Craig L. Golden, 43: Waffle House exec; youth sports coach

Craig Golden knew baseball inside out.

He knew the entire body had to be in sync to throw an accurate pitch.  And he knew that, among other things, proper stance, swing and eye level were vital to hitters.

For years, Golden shared what he knew with youth. He coached Little League baseball at George Pierce Park in Suwanee. And he was  a coach for the Greater Gwinnett Baseball League when his sons, Ben and Austin, played.

Ben, a left-hander, played outfield. Austin was a catcher. Their dad taught them, and other youngsters, the mechanics of the game, the proper way.

"He was very knowledgeable about the mechanics of hitting and pitching," said Elena Golden, his wife of 20 years. "He was intense, but that was just his personality."

Mr. Golden also coached in the North Gwinnett Football Association, part of the  Gwinnett Football League.

Rick Clements of Suwanee remembered Mr. Golden's days as an assistant football and baseball coach. Their sons were the same age.

"When we were coaching 12-year-olds," Mr. Clements said, "We took our team to Cooperstown and had a wonderful time. "He kept the books for all of us in the baseball league. A lot of dads get into coaching to win championships and get to the next level. He knew the game and really seemed to enjoy the moment and the kids."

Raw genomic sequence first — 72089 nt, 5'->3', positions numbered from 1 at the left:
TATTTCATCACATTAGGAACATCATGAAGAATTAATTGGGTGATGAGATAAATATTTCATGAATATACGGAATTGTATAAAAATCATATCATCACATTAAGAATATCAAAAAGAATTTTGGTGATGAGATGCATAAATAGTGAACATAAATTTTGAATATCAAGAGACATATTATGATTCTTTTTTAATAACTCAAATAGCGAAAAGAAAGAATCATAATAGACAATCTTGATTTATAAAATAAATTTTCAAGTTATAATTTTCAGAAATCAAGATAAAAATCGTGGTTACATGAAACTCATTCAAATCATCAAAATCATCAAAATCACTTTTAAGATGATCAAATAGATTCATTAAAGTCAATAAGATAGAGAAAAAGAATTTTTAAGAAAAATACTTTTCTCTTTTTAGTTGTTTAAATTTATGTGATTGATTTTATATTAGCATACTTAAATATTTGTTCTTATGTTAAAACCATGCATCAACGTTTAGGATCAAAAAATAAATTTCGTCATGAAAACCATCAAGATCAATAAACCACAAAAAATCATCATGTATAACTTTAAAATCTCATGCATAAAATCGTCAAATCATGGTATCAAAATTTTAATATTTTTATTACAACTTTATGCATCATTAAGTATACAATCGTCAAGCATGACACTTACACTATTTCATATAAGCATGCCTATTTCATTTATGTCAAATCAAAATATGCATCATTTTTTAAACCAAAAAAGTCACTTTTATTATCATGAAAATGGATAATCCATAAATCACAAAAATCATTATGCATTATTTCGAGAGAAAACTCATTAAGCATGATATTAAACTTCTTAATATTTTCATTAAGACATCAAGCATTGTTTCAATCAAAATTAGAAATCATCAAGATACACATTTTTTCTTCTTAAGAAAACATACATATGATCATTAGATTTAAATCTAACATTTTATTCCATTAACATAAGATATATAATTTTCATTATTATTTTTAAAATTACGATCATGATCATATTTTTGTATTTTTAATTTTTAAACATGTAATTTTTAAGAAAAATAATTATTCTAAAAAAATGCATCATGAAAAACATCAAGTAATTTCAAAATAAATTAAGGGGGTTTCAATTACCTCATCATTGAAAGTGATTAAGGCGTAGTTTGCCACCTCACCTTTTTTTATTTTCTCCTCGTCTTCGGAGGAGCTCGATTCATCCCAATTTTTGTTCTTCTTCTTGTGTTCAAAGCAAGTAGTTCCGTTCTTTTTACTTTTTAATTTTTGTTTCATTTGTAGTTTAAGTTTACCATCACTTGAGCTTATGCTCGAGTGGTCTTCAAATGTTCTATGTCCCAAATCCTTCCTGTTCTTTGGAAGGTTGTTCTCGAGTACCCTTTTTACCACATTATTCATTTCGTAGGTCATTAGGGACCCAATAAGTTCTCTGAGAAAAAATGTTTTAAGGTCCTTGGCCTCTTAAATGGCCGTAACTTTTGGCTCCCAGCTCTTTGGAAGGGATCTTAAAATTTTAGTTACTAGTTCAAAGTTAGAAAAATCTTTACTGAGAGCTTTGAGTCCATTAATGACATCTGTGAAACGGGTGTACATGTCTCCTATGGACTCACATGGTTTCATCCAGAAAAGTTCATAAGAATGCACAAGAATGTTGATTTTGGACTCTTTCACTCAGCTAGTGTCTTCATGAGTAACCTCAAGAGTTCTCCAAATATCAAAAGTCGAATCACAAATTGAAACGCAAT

Craig L. Golden, 43, of  Suwanee died Monday at Gold's Gym from a heart attack. The funeral will be 1 p.m. today at Shadowbrook Baptist Church in Suwanee. Flanigan Funeral Home and Crematory of Buford is in charge of arrangements.

Mr. Golden grew up playing baseball in the Mountain Park Athletic Association. For three years he played baseball at Brookwood High, where he graduated in 1984 with honors.  Mr. Golden had a .445 batting average at one point during the 1985 high school state title playoffs.

In college, the catcher and third-baseman played four years at Mercer University in Macon. There, he graduated with honors in 1988 with a bachelor's degree in business and finance.

A year after college, Mr. Golden joined Norcross-based Waffle House. He was an executive vice president.

Craig and Elena Golden had known each other since middle school. They started dating when both were Brookwood seniors.  Although Mr. Golden loved baseball, his wife said he never talked about pursuing it as a profession.

"He never conveyed to me any aspirations to play beyond college," she said. "He loved the game, and played it in high school and all four years at Mercer. But he was very intelligent, smart person, too."

Additional survivors include his parents, John and Gail Golden of Castle Rock, Col.; and a brother, Cory Golden of Holly Springs, N.C.